Clustering of plankton plays a vital role in several biological activities, including feeding, predation, and mating. Gyrotaxis is one of the mechanisms that induces clustering. A recent study

Plankton are known to form small-scale clusters in a turbulent environment

Gyrotactic plankton can form different kinds of clusters depending on the flow characteristics. For instance, plankton accumulate in the center or the wall regions in downward or upward pipe flow, respectively

Previous studies have suggested that gyrotaxis originates from asymmetric body structures, such as nonuniform mass distribution (bottom-heaviness)

In this study, we aim to analyze the clustering of planktonic swimmers under the influence of fluid inertial torque. We model plankton as point-like spherical microswimmers undergoing gravity sedimentation. We use direct numerical simulations of swimmers in homogeneous isotropic turbulence to analyze their clustering characteristic. In Sect.

In the present study, we consider a spherical swimmer undergoing gravitational sedimentation, as shown in Fig.

A sketch of a settling swimmer.

The dynamics of the swimmer is governed by the following expressions:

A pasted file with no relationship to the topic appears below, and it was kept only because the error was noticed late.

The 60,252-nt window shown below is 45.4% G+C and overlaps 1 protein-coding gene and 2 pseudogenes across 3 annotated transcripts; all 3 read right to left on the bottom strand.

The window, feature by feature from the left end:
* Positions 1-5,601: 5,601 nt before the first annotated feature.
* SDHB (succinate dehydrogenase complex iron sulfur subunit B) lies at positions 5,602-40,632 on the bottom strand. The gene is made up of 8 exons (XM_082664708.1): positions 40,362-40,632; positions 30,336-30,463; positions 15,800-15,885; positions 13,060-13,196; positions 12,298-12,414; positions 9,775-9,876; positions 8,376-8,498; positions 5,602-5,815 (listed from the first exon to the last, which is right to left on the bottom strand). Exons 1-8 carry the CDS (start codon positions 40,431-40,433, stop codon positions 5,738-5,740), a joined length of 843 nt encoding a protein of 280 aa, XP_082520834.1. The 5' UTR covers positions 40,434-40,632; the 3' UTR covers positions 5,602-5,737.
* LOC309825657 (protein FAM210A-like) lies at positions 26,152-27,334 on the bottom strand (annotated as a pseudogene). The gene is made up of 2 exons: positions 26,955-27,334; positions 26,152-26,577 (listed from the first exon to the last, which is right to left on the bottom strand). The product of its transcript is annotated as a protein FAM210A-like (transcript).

Using the characteristic scales for velocity and time of the flow,

In turbulence, we can take the respective turbulence Kolmogorov velocity and timescales

The typical value of

The motion of swimmers in homogeneous isotropic turbulence is simulated by Eulerian–Lagrangian direct simulations. The flow field is resolved in the Eulerian frame, while the motions of individual swimmers are solved along the Lagrangian trajectories using local flow information at swimmers' positions. The incompressible turbulent flow is directly simulated by solving the Navier–Stokes equations:

Swimmers are initialized with random positions and orientations after turbulence is fully developed. When solving the trajectories of swimmer, fluid velocity and its gradients at Eulerian grid points are interpolated by a second-order Lagrangian method at the positions of swimmers. Equations (

The instantaneous location and orientation of swimmers are depicted in Fig.

Instantaneous spatial distribution of swimmers in homogeneous isotropic turbulence. Black dots and tiny arrows represent the position and swimming direction of each swimmer, respectively. Background contour represents the vertical fluid velocity

The clustering of swimmers is quantified by a three-dimensional Voronoï tessellation

We use the MATLAB toolbox “voronoi.m” and “convhull.m” functions to compute the vertices of Voronoï polyhedrons and calculate their volumes. Figure

To show how clustering depends on the settling and swimming speeds, we depict the variance of Voronoï volumes for different

The clustering of spherical gyrotactic swimmers in turbulence has been shown to be associated with the preferential sampling of downwelling regions

Mean vertical fluid velocity at swimmers' positions,

Comparing Figs.

Voronoï analysis allows us to track the Voronoï volume of each swimmer. Based on the values of volumes, we can distinguish whether each swimmer is inside a cluster (with a small Voronoï volume) or located away from other swimmers (with a large Voronoï volume). Figure

Joint probability distribution function (PDF) of the vertical fluid velocity